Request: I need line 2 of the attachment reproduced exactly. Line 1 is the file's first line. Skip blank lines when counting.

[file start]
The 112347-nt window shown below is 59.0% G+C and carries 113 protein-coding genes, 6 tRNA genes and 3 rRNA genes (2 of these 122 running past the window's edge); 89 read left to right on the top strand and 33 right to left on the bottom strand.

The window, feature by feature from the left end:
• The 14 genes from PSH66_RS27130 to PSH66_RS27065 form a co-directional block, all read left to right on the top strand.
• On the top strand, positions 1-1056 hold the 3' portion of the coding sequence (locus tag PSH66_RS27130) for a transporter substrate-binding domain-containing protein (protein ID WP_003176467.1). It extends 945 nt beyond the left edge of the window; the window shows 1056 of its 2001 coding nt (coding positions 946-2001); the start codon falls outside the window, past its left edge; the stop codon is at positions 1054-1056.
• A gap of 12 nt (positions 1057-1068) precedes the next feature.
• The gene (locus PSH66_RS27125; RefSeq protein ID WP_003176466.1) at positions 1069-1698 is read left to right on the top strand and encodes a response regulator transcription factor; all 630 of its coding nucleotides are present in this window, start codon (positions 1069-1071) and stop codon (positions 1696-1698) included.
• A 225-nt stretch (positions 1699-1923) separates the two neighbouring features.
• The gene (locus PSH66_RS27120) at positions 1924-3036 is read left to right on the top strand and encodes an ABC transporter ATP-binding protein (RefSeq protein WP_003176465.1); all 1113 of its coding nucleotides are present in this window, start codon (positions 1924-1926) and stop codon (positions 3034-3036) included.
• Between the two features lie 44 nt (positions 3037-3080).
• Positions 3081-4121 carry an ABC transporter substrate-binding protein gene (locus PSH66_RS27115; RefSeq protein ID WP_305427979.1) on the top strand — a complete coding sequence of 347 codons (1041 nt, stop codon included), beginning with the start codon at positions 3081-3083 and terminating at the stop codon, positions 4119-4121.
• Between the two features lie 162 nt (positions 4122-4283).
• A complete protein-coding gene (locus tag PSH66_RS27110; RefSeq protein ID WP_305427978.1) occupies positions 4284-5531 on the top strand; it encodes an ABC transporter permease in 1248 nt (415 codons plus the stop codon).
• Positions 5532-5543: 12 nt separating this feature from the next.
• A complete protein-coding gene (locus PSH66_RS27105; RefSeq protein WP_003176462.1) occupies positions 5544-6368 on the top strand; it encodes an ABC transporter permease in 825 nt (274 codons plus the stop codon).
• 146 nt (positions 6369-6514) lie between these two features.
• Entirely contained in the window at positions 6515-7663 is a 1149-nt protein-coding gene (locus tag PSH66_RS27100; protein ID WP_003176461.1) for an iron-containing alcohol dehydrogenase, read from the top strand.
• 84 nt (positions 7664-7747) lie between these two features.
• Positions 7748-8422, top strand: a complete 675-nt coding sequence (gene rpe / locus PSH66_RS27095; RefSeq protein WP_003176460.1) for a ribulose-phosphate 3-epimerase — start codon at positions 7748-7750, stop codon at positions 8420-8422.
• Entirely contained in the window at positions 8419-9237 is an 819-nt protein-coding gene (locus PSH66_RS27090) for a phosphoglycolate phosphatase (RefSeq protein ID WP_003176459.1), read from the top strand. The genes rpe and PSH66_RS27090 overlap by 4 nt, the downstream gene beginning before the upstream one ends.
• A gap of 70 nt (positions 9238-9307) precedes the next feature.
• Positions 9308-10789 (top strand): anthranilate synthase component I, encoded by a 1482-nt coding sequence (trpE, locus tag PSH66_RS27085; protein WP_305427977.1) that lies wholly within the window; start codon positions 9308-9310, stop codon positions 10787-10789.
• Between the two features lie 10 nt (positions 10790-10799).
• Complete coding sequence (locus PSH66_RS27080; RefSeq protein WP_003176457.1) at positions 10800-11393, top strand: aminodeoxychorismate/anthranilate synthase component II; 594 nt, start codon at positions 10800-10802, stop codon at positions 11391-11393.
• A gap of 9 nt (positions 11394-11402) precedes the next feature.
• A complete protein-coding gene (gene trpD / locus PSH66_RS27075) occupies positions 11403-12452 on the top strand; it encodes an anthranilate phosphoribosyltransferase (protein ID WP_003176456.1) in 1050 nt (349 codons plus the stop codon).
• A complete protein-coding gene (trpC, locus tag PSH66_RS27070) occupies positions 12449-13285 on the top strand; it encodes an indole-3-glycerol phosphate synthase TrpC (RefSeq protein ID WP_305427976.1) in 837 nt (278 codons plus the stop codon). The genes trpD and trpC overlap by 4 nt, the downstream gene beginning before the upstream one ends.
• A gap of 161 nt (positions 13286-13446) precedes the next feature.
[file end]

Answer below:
The window, feature by feature from the left end: